The regular price of a subscription to The Bark is $15 per year for five issues, but the magazine is currently running a holiday special -- $8 for additional subscriptions with the purchase of one at full price. To subscribe, call 1-877-227-5639, or go to the Web site, www.thebark.com. For $20, the magazine is also offering a year's subscription bundled with a paperback copy of The Bark's anthology, "Dog Is My Co-Pilot: Great Writers on the World's Oldest Friendship" (Crown).
Wild wood makes for great perches
Q: I've read that the pine perches that come with a birdcage need to be replaced because they're dangerous. If that's true, what should I be using instead? -- R.Y., via e-mail
A: There's nothing inherently dangerous about the smooth pine dowels that come with most birdcages, but a more varied selection of perches is better for your bird's physical and mental health. Think variety -- rope, cement and wood perches should all find a place in your bird's cage. Natural wood perches, in particular, are wonderful because they feel good under your bird's feet and because they give him something to chew on.
Most fruit and nut trees (almond, apple, prune and all citrus) are fine to use, as are ash, elm, dogwood and magnolia. If you can get your pruners on some manzanita, go for it. It's a hard wood that can stand up to a lot of abuse. Try grapevines, too. And leave the bark on for your bird to peel off. Not all wood is good, though: Treated or painted lumber should not go in your bird's cage.
Wild wood is probably best. Cut branches to a length to fit in your bird's cage. Scrub and clean them well with soap; then rinse and dry them in the sun. Check for insect egg pods: If you find them, just break them off and discard them before putting the branch in your pet's cage. (If you don't, you may find a zillion little buglets thinking it's spring in your home.)
The best perches are those that keep your bird busy destroying them. Think of perches as replaceable cage furnishings. Tearing them up is good for your bird, providing both exercise and entertainment.
Q: My ferret loves raisins. I've read that raisins aren't good for dogs, though, so I wonder if they're safe for my ferret. Do you know? -- P.E., via e-mail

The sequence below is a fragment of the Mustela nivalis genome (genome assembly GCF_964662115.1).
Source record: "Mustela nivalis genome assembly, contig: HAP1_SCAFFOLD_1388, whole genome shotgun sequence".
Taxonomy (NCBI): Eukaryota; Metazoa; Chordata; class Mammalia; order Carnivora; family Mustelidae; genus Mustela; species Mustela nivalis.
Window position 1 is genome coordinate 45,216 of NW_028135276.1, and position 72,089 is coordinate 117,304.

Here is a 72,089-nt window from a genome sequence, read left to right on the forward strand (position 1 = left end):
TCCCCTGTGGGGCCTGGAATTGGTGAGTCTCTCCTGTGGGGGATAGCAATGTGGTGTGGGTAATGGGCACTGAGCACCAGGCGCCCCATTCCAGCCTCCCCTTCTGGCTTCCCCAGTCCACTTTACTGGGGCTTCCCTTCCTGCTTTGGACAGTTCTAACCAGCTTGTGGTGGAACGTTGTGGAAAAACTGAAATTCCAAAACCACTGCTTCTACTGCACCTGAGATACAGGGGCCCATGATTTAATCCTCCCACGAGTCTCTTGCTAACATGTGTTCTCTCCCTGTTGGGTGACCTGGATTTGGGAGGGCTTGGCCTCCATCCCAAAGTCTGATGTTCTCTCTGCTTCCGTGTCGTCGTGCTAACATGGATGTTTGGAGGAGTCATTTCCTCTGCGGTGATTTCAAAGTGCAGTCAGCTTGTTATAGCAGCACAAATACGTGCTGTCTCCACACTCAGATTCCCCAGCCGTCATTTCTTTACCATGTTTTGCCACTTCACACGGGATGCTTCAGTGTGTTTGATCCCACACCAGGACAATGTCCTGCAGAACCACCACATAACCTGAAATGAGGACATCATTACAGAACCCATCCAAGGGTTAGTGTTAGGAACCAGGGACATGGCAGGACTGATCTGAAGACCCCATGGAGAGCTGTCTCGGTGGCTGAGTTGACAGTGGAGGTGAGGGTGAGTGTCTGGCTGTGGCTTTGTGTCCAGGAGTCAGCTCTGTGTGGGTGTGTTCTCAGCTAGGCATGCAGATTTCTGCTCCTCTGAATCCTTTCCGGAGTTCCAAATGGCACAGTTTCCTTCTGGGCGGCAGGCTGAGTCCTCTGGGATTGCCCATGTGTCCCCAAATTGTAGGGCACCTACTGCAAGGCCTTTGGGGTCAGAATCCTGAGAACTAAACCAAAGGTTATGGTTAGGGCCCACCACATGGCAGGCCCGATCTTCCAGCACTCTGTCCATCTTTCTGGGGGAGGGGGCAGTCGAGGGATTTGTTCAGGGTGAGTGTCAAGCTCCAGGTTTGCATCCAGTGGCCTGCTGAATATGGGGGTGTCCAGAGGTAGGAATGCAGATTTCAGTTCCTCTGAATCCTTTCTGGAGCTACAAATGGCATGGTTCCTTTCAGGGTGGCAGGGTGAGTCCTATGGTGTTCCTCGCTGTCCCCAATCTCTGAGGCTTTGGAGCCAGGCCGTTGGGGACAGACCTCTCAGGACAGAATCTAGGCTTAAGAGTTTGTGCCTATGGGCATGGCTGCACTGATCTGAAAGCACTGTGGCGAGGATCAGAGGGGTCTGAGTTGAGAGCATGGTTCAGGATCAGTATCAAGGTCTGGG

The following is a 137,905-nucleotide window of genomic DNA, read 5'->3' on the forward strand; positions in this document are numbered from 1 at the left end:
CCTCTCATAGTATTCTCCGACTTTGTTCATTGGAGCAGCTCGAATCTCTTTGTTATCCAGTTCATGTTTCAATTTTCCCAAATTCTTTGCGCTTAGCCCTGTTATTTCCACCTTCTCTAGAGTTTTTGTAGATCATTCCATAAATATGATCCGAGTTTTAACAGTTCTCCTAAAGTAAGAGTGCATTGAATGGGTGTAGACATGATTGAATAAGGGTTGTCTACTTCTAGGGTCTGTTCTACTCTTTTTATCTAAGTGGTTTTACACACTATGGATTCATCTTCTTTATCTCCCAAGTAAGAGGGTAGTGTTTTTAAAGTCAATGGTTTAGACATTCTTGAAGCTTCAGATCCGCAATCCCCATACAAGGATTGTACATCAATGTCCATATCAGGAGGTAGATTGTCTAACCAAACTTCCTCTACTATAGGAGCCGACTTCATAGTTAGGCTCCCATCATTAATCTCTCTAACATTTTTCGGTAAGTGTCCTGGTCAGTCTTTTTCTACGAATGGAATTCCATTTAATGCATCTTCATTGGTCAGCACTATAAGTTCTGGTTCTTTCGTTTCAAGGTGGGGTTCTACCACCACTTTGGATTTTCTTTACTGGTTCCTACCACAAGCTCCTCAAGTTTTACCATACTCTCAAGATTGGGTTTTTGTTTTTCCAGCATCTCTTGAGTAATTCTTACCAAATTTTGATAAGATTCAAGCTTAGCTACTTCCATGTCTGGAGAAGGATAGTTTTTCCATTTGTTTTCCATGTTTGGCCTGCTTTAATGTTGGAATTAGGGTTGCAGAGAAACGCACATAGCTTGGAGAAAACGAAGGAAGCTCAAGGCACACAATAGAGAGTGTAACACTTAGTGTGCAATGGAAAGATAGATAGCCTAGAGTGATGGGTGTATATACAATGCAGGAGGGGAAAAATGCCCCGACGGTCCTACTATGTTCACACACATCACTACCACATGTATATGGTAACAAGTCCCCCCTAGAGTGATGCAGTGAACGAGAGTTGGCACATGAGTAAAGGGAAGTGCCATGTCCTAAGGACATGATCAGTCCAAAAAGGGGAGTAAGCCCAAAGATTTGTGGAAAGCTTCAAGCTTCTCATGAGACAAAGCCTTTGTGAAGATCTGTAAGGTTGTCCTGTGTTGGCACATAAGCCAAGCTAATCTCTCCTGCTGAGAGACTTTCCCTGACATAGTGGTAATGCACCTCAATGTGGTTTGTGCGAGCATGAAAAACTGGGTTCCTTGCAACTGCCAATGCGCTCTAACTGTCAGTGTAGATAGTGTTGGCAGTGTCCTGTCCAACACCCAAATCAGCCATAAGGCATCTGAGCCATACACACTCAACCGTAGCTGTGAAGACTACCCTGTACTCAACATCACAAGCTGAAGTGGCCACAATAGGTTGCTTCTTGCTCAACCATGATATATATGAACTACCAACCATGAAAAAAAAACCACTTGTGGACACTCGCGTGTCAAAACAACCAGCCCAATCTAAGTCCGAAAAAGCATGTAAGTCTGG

A: It's true that raisins and grapes are a no-no for dogs. No one really knows exactly what the problem is. But starting in the late '80s, random reports of dogs dying after eating grapes or raisins became frequent enough that the Animal Poison Control Center put the fruits on its hazard list (www.aspca.org; click on Animal Poison Control Center). While I wouldn't panic over one or two raisins, any dog who nabs a large bunch of grapes or a container of raisins needs to see a veterinarian right away.
So where does this leave ferrets when it comes to raisins? Most ferrets love raisins, and giving them one or two raisins a day is probably fine. Don't give more than that, however.
That advice goes for all treats, by the way: A little goes a long way. Safe treats for ferrets include bits of lean, cooked meat or hard-boiled eggs, low-sugar cereals or cooked veggies. Commercial treats are probably fine, but again, don't go overboard.
Some foods ferrets may like -- but should not be allowed to eat -- include anything alcoholic or caffeinated, or with added salt or sugar. Chocolate is also not recommended, and the same goes for seeds and nuts. Some ferrets should not be given dairy products, since milk products will cause diarrhea in some of these animals.
One of the best ways to use treats is for trick-training, which helps to keep your ferret from being bored.
(Do you have a pet question? Send it to firstname.lastname@example.org.)
ON THE WEB
Site takes seriously reports of animal abuse
Research has long confirmed what law-enforcement has long known: There's a direct line from animal abuse to crimes against humans. That's why even people who don't care about animals should insist on heavy penalties for animal abuse by adults, and for prompt intervention when children abuse animals.
Pet-Abuse.com is an incredibly thorough Web site that's geared to get out the information on cases of animal abuse and why they're important. The nonprofit group behind the Web site tracks cases across the United States and Canada, and generates up-to-date graphics from its extensive databases showing who the most likely perpetrators are. The group also assists humane groups in making prosecutors and judges take animal abuse seriously.